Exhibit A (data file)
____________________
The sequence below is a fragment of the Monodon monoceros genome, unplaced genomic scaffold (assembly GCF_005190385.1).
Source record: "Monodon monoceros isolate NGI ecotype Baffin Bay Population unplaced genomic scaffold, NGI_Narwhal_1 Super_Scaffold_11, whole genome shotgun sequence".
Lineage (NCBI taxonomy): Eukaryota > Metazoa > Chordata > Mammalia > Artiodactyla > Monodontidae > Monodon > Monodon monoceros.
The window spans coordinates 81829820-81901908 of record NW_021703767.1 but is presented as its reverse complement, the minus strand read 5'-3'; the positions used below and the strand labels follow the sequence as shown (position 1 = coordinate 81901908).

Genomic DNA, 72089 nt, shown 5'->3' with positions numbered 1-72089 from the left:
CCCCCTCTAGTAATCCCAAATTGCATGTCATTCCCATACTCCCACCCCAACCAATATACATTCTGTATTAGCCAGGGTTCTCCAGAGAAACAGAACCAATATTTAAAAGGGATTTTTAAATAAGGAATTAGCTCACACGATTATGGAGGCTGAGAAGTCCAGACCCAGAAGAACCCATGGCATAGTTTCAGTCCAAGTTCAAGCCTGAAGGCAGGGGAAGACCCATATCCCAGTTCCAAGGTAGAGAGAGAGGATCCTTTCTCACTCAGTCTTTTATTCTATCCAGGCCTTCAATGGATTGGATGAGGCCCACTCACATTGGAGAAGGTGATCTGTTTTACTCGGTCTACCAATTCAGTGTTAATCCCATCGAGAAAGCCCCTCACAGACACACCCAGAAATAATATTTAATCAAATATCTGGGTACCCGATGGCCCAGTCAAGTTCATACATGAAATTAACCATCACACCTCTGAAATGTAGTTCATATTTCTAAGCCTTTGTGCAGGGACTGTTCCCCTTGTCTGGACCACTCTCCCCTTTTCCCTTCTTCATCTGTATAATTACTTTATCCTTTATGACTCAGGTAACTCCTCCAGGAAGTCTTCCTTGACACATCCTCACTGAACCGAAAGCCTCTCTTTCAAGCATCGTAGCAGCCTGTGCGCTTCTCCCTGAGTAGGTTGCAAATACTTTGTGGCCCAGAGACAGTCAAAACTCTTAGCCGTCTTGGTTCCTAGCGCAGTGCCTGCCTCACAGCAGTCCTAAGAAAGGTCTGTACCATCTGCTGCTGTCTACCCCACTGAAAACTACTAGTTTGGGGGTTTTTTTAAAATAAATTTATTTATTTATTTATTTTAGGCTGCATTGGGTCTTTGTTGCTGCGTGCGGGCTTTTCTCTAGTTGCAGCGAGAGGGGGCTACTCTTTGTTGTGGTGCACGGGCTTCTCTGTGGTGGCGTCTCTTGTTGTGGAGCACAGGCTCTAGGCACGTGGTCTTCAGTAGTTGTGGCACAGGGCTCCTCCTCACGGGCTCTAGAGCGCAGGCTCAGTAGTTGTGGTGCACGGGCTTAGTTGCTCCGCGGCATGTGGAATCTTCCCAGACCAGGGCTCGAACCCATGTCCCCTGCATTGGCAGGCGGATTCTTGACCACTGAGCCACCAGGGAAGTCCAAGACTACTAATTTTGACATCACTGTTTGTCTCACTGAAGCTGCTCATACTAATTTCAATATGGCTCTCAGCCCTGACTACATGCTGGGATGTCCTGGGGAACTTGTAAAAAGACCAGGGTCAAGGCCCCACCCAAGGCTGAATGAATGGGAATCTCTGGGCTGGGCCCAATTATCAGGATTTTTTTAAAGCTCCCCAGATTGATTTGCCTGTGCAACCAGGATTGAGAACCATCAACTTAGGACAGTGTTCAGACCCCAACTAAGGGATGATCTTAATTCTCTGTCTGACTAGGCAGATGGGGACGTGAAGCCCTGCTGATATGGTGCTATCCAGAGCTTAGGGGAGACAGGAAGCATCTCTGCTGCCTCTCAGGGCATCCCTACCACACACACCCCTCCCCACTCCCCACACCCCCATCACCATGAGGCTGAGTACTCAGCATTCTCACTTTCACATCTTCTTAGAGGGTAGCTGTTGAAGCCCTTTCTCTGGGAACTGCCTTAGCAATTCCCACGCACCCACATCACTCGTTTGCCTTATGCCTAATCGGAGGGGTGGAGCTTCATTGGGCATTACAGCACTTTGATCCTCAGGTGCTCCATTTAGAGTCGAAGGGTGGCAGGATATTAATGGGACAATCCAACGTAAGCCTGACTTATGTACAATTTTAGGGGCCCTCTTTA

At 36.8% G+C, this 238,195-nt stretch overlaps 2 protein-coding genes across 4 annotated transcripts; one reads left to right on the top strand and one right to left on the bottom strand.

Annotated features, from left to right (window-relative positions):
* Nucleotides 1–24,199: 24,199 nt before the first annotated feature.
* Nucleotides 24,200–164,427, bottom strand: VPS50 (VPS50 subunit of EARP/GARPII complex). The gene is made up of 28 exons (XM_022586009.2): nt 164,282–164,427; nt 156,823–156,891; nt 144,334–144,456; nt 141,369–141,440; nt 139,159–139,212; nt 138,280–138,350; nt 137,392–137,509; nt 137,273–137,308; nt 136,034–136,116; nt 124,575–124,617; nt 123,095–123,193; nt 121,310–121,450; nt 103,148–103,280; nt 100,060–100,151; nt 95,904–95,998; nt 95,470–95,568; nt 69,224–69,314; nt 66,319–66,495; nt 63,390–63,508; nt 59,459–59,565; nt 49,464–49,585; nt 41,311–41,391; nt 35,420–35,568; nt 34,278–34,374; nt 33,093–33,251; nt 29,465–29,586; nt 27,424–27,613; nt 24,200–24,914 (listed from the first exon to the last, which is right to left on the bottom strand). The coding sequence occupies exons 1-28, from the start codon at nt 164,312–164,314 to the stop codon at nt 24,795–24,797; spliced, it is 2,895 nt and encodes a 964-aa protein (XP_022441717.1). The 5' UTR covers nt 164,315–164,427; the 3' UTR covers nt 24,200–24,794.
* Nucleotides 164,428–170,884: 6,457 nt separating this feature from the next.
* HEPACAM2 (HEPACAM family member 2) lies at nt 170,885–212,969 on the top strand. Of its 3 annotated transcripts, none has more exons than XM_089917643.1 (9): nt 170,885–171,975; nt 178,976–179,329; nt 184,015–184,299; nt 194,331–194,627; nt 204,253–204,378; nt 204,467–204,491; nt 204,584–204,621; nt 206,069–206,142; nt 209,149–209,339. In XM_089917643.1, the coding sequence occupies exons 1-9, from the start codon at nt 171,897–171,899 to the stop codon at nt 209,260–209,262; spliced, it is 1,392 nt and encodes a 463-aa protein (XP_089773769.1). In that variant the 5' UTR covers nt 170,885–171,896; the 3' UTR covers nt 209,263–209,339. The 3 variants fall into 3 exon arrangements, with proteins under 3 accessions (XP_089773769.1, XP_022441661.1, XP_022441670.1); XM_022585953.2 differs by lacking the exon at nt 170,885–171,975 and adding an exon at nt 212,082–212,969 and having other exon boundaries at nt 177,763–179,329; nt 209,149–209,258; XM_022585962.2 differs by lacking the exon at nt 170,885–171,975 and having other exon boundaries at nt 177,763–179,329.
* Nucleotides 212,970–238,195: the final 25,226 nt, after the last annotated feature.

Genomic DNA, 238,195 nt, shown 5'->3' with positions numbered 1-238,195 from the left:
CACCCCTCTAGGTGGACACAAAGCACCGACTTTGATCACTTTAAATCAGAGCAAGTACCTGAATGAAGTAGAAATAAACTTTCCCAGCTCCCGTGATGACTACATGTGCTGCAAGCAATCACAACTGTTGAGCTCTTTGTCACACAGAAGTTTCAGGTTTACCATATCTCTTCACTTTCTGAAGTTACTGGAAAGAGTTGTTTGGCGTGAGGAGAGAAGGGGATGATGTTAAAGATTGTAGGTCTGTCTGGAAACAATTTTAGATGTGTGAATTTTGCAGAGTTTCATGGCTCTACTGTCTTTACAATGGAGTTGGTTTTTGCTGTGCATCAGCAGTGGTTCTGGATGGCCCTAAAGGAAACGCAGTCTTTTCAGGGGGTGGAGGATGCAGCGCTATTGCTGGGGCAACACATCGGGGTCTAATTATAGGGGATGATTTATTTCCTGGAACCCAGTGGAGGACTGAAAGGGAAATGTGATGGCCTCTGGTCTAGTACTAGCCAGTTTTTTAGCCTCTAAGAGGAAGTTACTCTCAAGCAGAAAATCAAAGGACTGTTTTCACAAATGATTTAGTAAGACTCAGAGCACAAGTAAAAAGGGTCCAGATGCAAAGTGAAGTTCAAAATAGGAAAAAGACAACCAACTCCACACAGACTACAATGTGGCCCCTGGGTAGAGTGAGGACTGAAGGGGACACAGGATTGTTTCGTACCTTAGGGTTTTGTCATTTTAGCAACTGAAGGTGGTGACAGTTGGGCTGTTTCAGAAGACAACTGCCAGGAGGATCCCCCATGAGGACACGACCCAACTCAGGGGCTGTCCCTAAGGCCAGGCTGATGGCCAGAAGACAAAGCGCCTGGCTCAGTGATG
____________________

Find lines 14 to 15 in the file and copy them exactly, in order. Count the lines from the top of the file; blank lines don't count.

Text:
Genomic DNA, 238,195 nt, shown 5'->3' with positions numbered 1-238,195 from the left:
CACCCCTCTAGGTGGACACAAAGCACCGACTTTGATCACTTTAAATCAGAGCAAGTACCTGAATGAAGTAGAAATAAACTTTCCCAGCTCCCGTGATGACTACATGTGCTGCAAGCAATCACAACTGTTGAGCTCTTTGTCACACAGAAGTTTCAGGTTTACCATATCTCTTCACTTTCTGAAGTTACTGGAAAGAGTTGTTTGGCGTGAGGAGAGAAGGGGATGATGTTAAAGATTGTAGGTCTGTCTGGAAACAATTTTAGATGTGTGAATTTTGCAGAGTTTCATGGCTCTACTGTCTTTACAATGGAGTTGGTTTTTGCTGTGCATCAGCAGTGGTTCTGGATGGCCCTAAAGGAAACGCAGTCTTTTCAGGGGGTGGAGGATGCAGCGCTATTGCTGGGGCAACACATCGGGGTCTAATTATAGGGGATGATTTATTTCCTGGAACCCAGTGGAGGACTGAAAGGGAAATGTGATGGCCTCTGGTCTAGTACTAGCCAGTTTTTTAGCCTCTAAGAGGAAGTTACTCTCAAGCAGAAAATCAAAGGACTGTTTTCACAAATGATTTAGTAAGACTCAGAGCACAAGTAAAAAGGGTCCAGATGCAAAGTGAAGTTCAAAATAGGAAAAAGACAACCAACTCCACACAGACTACAATGTGGCCCCTGGGTAGAGTGAGGACTGAAGGGGACACAGGATTGTTTCGTACCTTAGGGTTTTGTCATTTTAGCAACTGAAGGTGGTGACAGTTGGGCTGTTTCAGAAGACAACTGCCAGGAGGATCCCCCATGAGGACACGACCCAACTCAGGGGCTGTCCCTAAGGCCAGGCTGATGGCCAGAAGACAAAGCGCCTGGCTCAGTGATG